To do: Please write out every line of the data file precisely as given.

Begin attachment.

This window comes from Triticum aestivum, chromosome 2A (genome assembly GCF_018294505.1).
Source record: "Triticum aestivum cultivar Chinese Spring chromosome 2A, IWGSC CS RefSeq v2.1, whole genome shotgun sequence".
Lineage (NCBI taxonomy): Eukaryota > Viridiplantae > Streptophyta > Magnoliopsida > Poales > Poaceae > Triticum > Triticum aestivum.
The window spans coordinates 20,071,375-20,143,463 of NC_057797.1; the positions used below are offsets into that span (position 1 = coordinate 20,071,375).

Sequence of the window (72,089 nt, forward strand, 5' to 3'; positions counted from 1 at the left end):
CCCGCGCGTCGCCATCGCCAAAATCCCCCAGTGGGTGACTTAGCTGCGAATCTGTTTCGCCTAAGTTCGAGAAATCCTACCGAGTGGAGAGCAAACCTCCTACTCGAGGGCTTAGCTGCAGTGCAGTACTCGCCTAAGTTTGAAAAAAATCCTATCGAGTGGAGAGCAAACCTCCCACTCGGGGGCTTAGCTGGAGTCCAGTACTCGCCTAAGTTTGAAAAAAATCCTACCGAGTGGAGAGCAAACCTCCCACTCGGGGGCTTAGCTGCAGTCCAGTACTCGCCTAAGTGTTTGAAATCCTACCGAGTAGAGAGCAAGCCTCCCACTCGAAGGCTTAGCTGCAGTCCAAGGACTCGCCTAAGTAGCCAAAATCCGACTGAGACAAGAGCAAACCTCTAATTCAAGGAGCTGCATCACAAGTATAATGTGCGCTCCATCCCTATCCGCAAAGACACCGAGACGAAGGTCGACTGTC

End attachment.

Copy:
This window comes from Triticum aestivum, chromosome 2A (genome assembly GCF_018294505.1).
Source record: "Triticum aestivum cultivar Chinese Spring chromosome 2A, IWGSC CS RefSeq v2.1, whole genome shotgun sequence".
Lineage (NCBI taxonomy): Eukaryota > Viridiplantae > Streptophyta > Magnoliopsida > Poales > Poaceae > Triticum > Triticum aestivum.
The window spans coordinates 20,071,375-20,143,463 of NC_057797.1; the positions used below are offsets into that span (position 1 = coordinate 20,071,375).

Sequence of the window (72,089 nt, forward strand, 5' to 3'; positions counted from 1 at the left end):
CCCGCGCGTCGCCATCGCCAAAATCCCCCAGTGGGTGACTTAGCTGCGAATCTGTTTCGCCTAAGTTCGAGAAATCCTACCGAGTGGAGAGCAAACCTCCTACTCGAGGGCTTAGCTGCAGTGCAGTACTCGCCTAAGTTTGAAAAAAATCCTATCGAGTGGAGAGCAAACCTCCCACTCGGGGGCTTAGCTGGAGTCCAGTACTCGCCTAAGTTTGAAAAAAATCCTACCGAGTGGAGAGCAAACCTCCCACTCGGGGGCTTAGCTGCAGTCCAGTACTCGCCTAAGTGTTTGAAATCCTACCGAGTAGAGAGCAAGCCTCCCACTCGAAGGCTTAGCTGCAGTCCAAGGACTCGCCTAAGTAGCCAAAATCCGACTGAGACAAGAGCAAACCTCTAATTCAAGGAGCTGCATCACAAGTATAATGTGCGCTCCATCCCTATCCGCAAAGACACCGAGACGAAGGTCGACTGTC